Labour is not alone in recognising this distinction: the Chair of Natural England has called for green belt release to support the housing crisis, noting there is no inherent trade-off between building homes and protecting nature.


Labour has also previously delivered the "five golden rules for house building", which are the following:

1. Brownfield first
Within the green belt, any brownfield land must be prioritised for development.  

2. Grey belt second 
Poor-quality and ugly areas of the Green Belt should be clearly prioritised over nature-rich, environmentally valuable land in the green belt. At present, beyond the existing brownfield category the system doesn’t differentiate between them. This category will be distinct to brownfield with a wider definition.  

3. Affordable homes
Plans must target at least 50% affordable housing delivery when land is released.

4. Boost public services and infrastructure 
Plans must boost public services and local infrastructure, like more school and nursery places, new health centres and GP appointments. 

5. Improve genuine green spaces
Labour rules out building on genuine nature spots and requires plans to include improvements to existing green spaces, making them accessible to the public, with new woodland, parks and playing fields. Plans should meet high environmental standards.


It’s certain that, as the new government moves into Downing Street and Angela Rayner and Matthew Pennycook grow into their new brief, there will be some more meat put on the bones of this housing policy. The incoming Chancellor, Rachel Reeves, has already promised a new NPPF within the first few weeks.  


How many Grey Belt sites are there? 

Using the information that we have at the moment, we have run some analysis about likely Grey Belt sites, their location, and potential development capacity. This analysis has suggested that, using Grey Belt alone, around 300,000 homes - that is one whole year’s housing supply - could be delivered. 

Clearly there is no Grey Belt dataset, so to establish a proxy for this we have tried to identify registered brownfield sites, and vacant or derelict sites that are located within the Green Belt and adjacent to existing roads and built-up areas.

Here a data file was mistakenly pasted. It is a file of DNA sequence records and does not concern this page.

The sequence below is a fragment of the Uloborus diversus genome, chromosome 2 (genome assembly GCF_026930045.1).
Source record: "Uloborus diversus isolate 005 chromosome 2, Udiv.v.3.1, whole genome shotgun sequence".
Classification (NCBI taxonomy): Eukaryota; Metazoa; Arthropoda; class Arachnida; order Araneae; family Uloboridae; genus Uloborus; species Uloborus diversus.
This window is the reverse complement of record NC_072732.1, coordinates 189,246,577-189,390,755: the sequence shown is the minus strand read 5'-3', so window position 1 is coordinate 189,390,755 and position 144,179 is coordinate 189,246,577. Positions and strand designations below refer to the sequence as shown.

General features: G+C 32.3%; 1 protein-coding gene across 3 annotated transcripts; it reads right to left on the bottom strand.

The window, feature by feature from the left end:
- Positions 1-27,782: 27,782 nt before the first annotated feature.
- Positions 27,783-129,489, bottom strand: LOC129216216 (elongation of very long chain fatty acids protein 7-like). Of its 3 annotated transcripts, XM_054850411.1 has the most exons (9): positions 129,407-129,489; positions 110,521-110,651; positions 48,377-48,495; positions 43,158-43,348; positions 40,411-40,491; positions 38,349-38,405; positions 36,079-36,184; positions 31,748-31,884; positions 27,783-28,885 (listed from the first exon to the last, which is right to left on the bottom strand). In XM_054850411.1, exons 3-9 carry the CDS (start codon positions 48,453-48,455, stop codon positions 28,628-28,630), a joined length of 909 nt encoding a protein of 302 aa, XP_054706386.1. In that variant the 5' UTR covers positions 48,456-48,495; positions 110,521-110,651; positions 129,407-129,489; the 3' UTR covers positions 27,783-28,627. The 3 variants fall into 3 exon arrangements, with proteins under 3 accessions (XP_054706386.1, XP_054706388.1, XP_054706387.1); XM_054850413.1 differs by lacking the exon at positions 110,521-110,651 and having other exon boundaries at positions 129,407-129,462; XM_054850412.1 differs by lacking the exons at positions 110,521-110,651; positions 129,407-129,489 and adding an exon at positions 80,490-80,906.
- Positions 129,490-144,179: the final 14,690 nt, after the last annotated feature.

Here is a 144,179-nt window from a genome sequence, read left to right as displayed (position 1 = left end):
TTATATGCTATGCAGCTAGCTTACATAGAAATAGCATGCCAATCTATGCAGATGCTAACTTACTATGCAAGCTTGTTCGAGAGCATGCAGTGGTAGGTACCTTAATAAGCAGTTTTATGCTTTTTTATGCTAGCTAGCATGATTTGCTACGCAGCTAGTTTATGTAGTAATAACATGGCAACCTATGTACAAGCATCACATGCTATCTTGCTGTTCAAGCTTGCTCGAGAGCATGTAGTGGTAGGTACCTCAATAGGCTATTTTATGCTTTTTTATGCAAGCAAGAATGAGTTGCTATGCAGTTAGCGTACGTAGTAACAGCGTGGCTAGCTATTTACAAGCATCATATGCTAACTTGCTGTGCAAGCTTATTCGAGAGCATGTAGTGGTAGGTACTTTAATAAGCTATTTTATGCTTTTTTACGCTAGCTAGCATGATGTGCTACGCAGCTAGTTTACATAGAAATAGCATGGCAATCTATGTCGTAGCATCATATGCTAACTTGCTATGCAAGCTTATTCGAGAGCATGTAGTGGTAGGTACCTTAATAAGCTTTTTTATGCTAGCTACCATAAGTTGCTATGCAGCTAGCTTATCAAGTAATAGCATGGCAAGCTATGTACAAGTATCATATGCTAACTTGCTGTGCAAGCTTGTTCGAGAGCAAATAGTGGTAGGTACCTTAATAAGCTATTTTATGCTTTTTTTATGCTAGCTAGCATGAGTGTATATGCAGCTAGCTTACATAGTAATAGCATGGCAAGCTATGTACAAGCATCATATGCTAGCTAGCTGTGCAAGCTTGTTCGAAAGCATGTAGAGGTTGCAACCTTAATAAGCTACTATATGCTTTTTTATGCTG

To run this analysis, we have looked at the location of the existing Green Belt using data from DLUHC. Then, using LandInsight, we looked at Brownfield Land Register data (compiled by using data from local authorities), and also identified vacant or derelict sites using data from Ordnance Survey and HM Land Registry. 

In order to focus this exercise on sites that are most likely to come forward, we have limited our analysis to sites that are adjacent to roads and built-up areas, as this rules out the most isolated sites. We have also ruled out sites that are significantly affected by flooding, or protected as SSSIs, Priority Habitat, Nature Reserves, Common Land, Ancient Woodland, Best and Most Versatile (BMV) agricultural land, or scheduled ancient monuments.  

Development assumptions

To get an understanding of the development capacity of these possible Grey Belt Sites we’ve applied a margin of error to the total area of land on the sites that we have identified. We’ve also applied some high level development assumptions (60% site coverage to allow for some Biodiversity Net Gain to be delivered on site, and density of 50 dwellings per hectare - on the basis that most of these sites are located on the edge of settlements). 

This analysis has returned the following:

Grey Belt Data Image (1200 x 800 px)


What’s next?

Green Belt Policy is a Local Plan policy - as such the changing of the guard in Westminster won’t deliver an overnight change of Green Belt policy.  Local Authorities will still need to be incentivised to deliver new local plans, and to use these plans to review their Green Belt boundaries. We will keep track of how this develops as the expected new NPPF will be released in the next few weeks. Once there is more information about what Labour actually means by Grey Belt, we will update this analysis. 

In the meantime, if you’re looking to identify and assess sites that meet your particular development requirements, request a demo below to speak to one of our experts about using LandInsight.